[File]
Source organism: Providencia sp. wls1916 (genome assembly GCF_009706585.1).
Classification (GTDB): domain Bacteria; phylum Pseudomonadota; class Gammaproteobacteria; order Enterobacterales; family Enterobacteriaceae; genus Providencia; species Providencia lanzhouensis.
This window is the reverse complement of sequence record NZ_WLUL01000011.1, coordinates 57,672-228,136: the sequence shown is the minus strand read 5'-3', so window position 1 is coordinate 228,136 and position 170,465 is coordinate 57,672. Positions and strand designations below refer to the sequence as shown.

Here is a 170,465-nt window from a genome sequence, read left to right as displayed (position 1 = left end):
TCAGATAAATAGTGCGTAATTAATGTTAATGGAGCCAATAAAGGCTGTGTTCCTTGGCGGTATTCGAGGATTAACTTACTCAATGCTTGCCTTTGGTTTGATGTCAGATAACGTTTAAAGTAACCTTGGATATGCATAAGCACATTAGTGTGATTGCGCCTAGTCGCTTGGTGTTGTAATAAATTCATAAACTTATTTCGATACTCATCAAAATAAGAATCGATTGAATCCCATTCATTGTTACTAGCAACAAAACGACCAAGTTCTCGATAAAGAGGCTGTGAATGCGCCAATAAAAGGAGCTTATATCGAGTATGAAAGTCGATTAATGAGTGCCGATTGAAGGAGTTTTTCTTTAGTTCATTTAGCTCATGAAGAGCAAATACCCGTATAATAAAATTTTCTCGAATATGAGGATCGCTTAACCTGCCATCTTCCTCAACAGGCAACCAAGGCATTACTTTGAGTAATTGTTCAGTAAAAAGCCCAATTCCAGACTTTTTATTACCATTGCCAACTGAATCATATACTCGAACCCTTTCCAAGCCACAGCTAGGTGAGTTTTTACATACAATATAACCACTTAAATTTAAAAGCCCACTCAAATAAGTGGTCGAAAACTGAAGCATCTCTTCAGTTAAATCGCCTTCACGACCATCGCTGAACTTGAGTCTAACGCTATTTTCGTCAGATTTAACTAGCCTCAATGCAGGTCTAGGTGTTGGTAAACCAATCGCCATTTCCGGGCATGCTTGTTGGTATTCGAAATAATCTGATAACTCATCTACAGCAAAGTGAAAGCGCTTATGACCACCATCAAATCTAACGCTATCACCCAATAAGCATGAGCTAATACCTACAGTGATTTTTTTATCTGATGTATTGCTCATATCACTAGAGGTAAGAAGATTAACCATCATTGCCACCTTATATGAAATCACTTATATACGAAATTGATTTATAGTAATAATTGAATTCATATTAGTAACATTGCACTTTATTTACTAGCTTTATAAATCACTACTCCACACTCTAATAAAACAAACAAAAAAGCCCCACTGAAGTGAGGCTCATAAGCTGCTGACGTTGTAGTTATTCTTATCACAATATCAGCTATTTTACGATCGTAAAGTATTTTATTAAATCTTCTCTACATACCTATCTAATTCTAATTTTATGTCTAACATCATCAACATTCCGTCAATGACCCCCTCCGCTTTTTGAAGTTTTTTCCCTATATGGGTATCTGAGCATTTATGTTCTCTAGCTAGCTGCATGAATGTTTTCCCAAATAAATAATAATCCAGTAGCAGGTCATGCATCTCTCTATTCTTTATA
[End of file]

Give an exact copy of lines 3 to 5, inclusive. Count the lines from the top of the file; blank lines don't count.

This window is the reverse complement of sequence record NZ_WLUL01000011.1, coordinates 57,672-228,136: the sequence shown is the minus strand read 5'-3', so window position 1 is coordinate 228,136 and position 170,465 is coordinate 57,672. Positions and strand designations below refer to the sequence as shown.

Here is a 170,465-nt window from a genome sequence, read left to right as displayed (position 1 = left end):
TCAGATAAATAGTGCGTAATTAATGTTAATGGAGCCAATAAAGGCTGTGTTCCTTGGCGGTATTCGAGGATTAACTTACTCAATGCTTGCCTTTGGTTTGATGTCAGATAACGTTTAAAGTAACCTTGGATATGCATAAGCACATTAGTGTGATTGCGCCTAGTCGCTTGGTGTTGTAATAAATTCATAAACTTATTTCGATACTCATCAAAATAAGAATCGATTGAATCCCATTCATTGTTACTAGCAACAAAACGACCAAGTTCTCGATAAAGAGGCTGTGAATGCGCCAATAAAAGGAGCTTATATCGAGTATGAAAGTCGATTAATGAGTGCCGATTGAAGGAGTTTTTCTTTAGTTCATTTAGCTCATGAAGAGCAAATACCCGTATAATAAAATTTTCTCGAATATGAGGATCGCTTAACCTGCCATCTTCCTCAACAGGCAACCAAGGCATTACTTTGAGTAATTGTTCAGTAAAAAGCCCAATTCCAGACTTTTTATTACCATTGCCAACTGAATCATATACTCGAACCCTTTCCAAGCCACAGCTAGGTGAGTTTTTACATACAATATAACCACTTAAATTTAAAAGCCCACTCAAATAAGTGGTCGAAAACTGAAGCATCTCTTCAGTTAAATCGCCTTCACGACCATCGCTGAACTTGAGTCTAACGCTATTTTCGTCAGATTTAACTAGCCTCAATGCAGGTCTAGGTGTTGGTAAACCAATCGCCATTTCCGGGCATGCTTGTTGGTATTCGAAATAATCTGATAACTCATCTACAGCAAAGTGAAAGCGCTTATGACCACCATCAAATCTAACGCTATCACCCAATAAGCATGAGCTAATACCTACAGTGATTTTTTTATCTGATGTATTGCTCATATCACTAGAGGTAAGAAGATTAACCATCATTGCCACCTTATATGAAATCACTTATATACGAAATTGATTTATAGTAATAATTGAATTCATATTAGTAACATTGCACTTTATTTACTAGCTTTATAAATCACTACTCCACACTCTAATAAAACAAACAAAAAAGCCCCACTGAAGTGAGGCTCATAAGCTGCTGACGTTGTAGTTATTCTTATCACAATATCAGCTATTTTACGATCGTAAAGTATTTTATTAAATCTTCTCTACATACCTATCTAATTCTAATTTTATGTCTAACATCATCAACATTCCGTCAATGACCCCCTCCGCTTTTTGAAGTTTTTTCCCTATATGGGTATCTGAGCATTTATGTTCTCTAGCTAGCTGCATGAATGTTTTCCCAAATAAATAATAATCCAGTAGCAGGTCATGCATCTCTCTATTCTTTATA